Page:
Getting a Better Understanding of Post-Partum Depression
What Is Postpartum Depression, and How Can It Be Prevented?
PPD results from a complicated mix of behavioral, mental, and physical changes experienced by some new mothers. Postpartum depression is a serious depression that occurs within four weeks of delivery. Postpartum depression is diagnosed based on the severity of the depression and the time between birth and onset. Postpartum depression is related to physical, social, and psychological changes following childbirth. Most new mothers experience emotional and physical changes after childbirth. Counseling and medication are effective in treating PPD.
Chemical changes are caused by rapid drops in hormone levels after delivery. The relationship between these drops and depression remains unclear. It is known, however, that hormones progesterone and oestrogen are tenfold higher during pregnancy. After giving birth, they plummet dramatically. The risk of depression rises not only due to the biological changes but also due to the social and psychological changes brought about by having a child.Approximately one in ten new mothers will experience long-term depression after delivering a baby. About one in 1,000 women suffer from postpartum psychosis, a more dangerous disorder.Even fathers aren’t exempt from this. The first year of a child’s life can be a difficult time for new fathers. More than one out of ten new dads will experience depression.
Symptoms of Depression
Depression after childbirth manifests itself in a variety of ways, ranging from minor to severe.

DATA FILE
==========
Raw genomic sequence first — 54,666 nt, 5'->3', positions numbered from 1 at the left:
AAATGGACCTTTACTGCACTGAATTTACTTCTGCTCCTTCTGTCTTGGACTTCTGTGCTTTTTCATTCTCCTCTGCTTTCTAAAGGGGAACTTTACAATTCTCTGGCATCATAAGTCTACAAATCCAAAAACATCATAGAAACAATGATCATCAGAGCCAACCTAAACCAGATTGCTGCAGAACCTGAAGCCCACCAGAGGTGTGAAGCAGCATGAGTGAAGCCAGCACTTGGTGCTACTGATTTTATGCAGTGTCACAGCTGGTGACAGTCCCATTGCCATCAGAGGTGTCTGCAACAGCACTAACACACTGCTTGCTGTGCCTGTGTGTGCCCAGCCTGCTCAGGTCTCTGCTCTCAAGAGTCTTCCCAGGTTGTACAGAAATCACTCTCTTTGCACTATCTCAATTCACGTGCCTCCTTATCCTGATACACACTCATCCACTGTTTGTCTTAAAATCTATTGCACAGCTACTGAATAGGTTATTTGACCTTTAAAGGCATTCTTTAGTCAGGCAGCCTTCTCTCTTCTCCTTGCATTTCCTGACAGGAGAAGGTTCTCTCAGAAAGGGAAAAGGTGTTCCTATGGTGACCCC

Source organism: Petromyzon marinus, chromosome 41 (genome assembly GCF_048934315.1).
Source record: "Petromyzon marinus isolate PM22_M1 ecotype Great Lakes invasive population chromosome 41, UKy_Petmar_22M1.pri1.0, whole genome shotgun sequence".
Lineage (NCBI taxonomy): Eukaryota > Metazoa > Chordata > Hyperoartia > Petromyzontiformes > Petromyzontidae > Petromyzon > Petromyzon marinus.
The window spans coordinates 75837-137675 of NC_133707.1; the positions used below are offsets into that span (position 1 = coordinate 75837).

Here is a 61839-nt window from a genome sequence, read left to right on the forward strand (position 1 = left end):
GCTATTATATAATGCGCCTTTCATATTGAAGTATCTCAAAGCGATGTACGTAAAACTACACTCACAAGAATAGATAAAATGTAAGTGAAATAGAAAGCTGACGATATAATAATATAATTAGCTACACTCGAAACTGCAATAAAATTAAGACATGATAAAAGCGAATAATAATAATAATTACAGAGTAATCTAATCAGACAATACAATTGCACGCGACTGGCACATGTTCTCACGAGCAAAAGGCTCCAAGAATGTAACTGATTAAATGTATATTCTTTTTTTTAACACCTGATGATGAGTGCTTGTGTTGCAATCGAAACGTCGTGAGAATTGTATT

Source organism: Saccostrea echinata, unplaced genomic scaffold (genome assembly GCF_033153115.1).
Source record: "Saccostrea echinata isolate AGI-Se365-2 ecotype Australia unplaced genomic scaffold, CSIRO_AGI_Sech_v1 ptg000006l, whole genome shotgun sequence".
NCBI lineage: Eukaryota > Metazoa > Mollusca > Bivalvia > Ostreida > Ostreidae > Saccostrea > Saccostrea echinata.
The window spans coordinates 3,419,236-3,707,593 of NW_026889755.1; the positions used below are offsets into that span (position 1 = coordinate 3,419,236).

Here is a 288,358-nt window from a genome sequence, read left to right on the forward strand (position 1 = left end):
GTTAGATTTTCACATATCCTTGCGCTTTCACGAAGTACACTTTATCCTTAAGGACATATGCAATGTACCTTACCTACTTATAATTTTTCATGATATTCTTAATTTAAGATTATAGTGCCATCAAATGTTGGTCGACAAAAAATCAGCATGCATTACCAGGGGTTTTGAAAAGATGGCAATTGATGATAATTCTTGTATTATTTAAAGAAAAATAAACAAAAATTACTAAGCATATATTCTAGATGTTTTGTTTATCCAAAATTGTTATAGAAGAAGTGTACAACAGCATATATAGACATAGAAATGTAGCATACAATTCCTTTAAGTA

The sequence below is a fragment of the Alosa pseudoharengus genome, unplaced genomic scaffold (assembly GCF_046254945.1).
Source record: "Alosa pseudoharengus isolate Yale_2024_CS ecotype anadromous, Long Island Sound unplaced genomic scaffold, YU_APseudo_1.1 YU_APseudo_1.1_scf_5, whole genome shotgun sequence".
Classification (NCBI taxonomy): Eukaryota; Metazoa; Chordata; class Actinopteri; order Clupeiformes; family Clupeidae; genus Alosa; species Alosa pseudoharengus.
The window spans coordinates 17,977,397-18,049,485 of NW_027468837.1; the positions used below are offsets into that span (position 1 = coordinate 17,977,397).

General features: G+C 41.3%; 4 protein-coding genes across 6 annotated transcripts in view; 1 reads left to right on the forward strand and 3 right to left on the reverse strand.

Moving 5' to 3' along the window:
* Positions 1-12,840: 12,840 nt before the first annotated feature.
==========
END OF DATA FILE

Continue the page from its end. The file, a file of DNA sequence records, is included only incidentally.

Symptoms of the ‘babyblues’ include:
- Intense mood swings
- Sleeping problems
- A feeling of anxiety
- Lack of appetite
- Feelings of sadness
- Inability to focus
- Emotional Breakdowns
Symptoms of PPD
The signs and symptoms of postpartum depression, however, are more severe and last longer than those of the baby blues, impacting your ability to care for your infant and carry out other daily tasks.
- Mood swings or a depressed mood
- A high level of anger and irritability
- Crying excessively
- Reduced pleasure and interest in previously enjoyed activities
- Having trouble bonding with your child
- Feelings of exhaustion or lack of energy
- Withdrawal from friends and family
- Sleeping too much or not getting enough sleep (insomnia)
- Eating more food than usual or losing appetite
Preventing Postnatal Depression
When you learn you are pregnant or plan to become pregnant, tell your doctor as soon as possible if you have a history of depression.
- When you’re pregnant. Symptoms can be monitored by your doctor. Support groups, counseling, and other therapies can help to manage mild depressive symptoms. Even while you’re pregnant, your doctor may prescribe drugs.
- Following the birth of your child. An early postpartum check-up to check for depression symptoms may be recommended by your doctor. You can start treatment sooner if you’re diagnosed early.
Assist A Family Member or Friend.
People who are depressed may not be aware of their condition. They may be completely unaware of depression’s indications and symptoms. Whenever you notice that a friend or family member is experiencing postpartum depression or developing postpartum psychosis, seek medical help immediately. Don’t just pray for better things to happen. Contact Mallard Lake Detox Center today to learn more about how you can handle post-partum depression.